Years before Final Fantasy VII turned heads on the PlayStation; there was another disc-based role-playing game that was set to take the nation by storm. Ys Book I & II rode a wave of critical praise and hype, instantly becoming the killer-app for the TurboGrafx-CD. Unfortunately the Ys series never caught on in the States. Thankfully that didn't stop Falcom from continuing Adol's journey and ultimately releasing Ys Seven, one of the PSP's finer adventure games.
Things start off a bit slow, with Adol and his pal Dogi out sailing for adventure. Before long they find a large island town full of people to meet and monsters to slay. The townspeople are worried about a series of earthquakes and other disasters. And it turns out they have good reason to be concerned, because the mythical Five Dragons are about the awaken and cast evil over the land. It's up to Adol to make sure this doesn't happen.
But don't get too bogged down in the larger narrative, because much of the story takes a backseat to the action. Most of the time Adol is only focused on the job at hand, which generally involves him exploring a fortress and battling a large boss. The mission structure hasn't changed much since 1989, so expect a healthy dose of Legend of Zelda flashbacks. Each of these fortresses is full of puzzles, loot and special items that will open up the world to the player. We've seen this style of adventure game before, but I never tire of the formula.
Part of Ys Seven's charm is how many weapons and items there are to collect. Not only can you buy and find dozens of weapons, but players are even able to craft their own unique swords and spears. On top of that, Adol will collect items that help him breathe underwater, walk on spikes, freeze water and even fly through the air. And that's just the start of it. By the end of the game Adol will ransack nearly every inch of this large open world.
Thankfully Adol isn't alone in his journey. For much of the game the player will be part of a three-person team. Only one player can be controlled at a time, so you'll always have to put up with two computer-controlled characters (no multiplayer here). This dynamic could have gone horribly wrong, but the other characters manage to do what they're supposed to and not get in the way. Players can switch between these three characters by simply pushing the "O" button, which is handy when I wanted to heal a teammate or use a special attack.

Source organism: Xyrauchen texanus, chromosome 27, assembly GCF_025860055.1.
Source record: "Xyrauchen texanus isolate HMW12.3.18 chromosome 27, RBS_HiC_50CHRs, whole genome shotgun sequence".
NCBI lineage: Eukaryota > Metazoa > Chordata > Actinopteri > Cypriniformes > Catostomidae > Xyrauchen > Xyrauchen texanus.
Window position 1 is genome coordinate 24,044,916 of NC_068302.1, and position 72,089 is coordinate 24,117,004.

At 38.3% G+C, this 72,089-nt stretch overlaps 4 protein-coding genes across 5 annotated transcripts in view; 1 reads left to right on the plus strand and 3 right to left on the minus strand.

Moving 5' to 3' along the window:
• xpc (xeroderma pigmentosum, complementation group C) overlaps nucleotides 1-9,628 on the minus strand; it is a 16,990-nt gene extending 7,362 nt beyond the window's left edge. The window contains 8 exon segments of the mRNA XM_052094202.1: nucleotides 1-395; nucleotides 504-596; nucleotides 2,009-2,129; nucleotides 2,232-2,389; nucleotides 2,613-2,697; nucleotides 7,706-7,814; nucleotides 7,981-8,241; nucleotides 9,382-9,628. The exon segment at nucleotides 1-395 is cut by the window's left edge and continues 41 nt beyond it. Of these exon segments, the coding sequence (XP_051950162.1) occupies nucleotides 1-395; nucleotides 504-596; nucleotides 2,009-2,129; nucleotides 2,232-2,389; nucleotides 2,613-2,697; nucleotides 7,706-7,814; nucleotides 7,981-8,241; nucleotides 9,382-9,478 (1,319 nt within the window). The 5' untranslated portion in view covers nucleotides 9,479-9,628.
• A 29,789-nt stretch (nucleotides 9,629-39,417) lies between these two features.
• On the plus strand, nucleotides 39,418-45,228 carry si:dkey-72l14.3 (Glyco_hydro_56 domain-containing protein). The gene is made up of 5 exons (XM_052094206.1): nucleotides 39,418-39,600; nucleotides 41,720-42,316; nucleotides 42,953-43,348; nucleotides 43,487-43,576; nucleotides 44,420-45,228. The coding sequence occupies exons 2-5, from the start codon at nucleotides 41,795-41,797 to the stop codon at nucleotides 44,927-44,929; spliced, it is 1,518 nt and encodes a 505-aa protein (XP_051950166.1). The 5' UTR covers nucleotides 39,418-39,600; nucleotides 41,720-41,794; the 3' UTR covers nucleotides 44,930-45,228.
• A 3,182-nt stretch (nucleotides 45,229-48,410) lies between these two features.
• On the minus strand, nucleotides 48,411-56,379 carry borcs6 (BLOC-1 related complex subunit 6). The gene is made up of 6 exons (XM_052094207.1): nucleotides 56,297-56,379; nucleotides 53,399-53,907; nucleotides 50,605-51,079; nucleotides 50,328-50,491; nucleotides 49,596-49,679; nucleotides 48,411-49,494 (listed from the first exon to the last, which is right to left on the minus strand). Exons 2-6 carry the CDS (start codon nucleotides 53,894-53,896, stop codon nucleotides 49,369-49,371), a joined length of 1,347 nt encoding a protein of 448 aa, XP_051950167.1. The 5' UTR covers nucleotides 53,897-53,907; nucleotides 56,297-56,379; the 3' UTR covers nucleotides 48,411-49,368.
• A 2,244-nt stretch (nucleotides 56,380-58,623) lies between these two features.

The gameplay is fast-paced and deceptively simple. Each character has his or her own weapon and special move, plus there are super-powered extra moves that can help them take down an especially tough monster. Still, I found that most of the time I was just mashing the "X" button and hoping for the best. Perhaps it's because these characters level up so frequently or because I love mashing buttons, but I never found the combat to be repetitive.Maybe the reason I never got bored was because Ys Seven moves so quickly. Adol barely has time to catch his breath before he's off to tackle a new dungeon and battle another boss. Every time I sat down with the game I felt like I made progress, even if I only played it for a few minutes. That's not something I can say about Final Fantasy XIII. Best of all, the game is practically free of loading screens.